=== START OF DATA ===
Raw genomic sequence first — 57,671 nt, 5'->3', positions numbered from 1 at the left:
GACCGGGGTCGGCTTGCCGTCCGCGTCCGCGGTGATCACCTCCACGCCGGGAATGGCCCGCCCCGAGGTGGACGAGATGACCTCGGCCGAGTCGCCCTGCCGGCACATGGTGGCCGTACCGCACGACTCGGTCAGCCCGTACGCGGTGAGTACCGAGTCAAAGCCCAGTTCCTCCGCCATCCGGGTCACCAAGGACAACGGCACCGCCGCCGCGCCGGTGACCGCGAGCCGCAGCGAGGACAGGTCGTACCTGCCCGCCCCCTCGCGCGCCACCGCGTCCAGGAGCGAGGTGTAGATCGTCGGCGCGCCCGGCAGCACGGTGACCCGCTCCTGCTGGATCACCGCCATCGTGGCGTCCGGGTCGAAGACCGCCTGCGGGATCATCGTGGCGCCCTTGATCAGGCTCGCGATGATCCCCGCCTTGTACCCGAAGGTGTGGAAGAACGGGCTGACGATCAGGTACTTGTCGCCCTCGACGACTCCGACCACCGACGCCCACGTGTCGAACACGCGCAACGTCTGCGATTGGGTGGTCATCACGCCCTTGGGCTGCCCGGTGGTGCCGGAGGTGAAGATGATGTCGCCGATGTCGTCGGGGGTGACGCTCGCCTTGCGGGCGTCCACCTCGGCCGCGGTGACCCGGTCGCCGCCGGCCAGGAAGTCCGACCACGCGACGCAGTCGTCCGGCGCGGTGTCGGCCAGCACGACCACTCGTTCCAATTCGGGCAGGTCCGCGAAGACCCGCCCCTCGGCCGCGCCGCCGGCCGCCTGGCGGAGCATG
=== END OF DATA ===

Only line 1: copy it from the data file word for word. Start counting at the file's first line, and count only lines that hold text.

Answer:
Raw genomic sequence first — 57,671 nt, 5'->3', positions numbered from 1 at the left: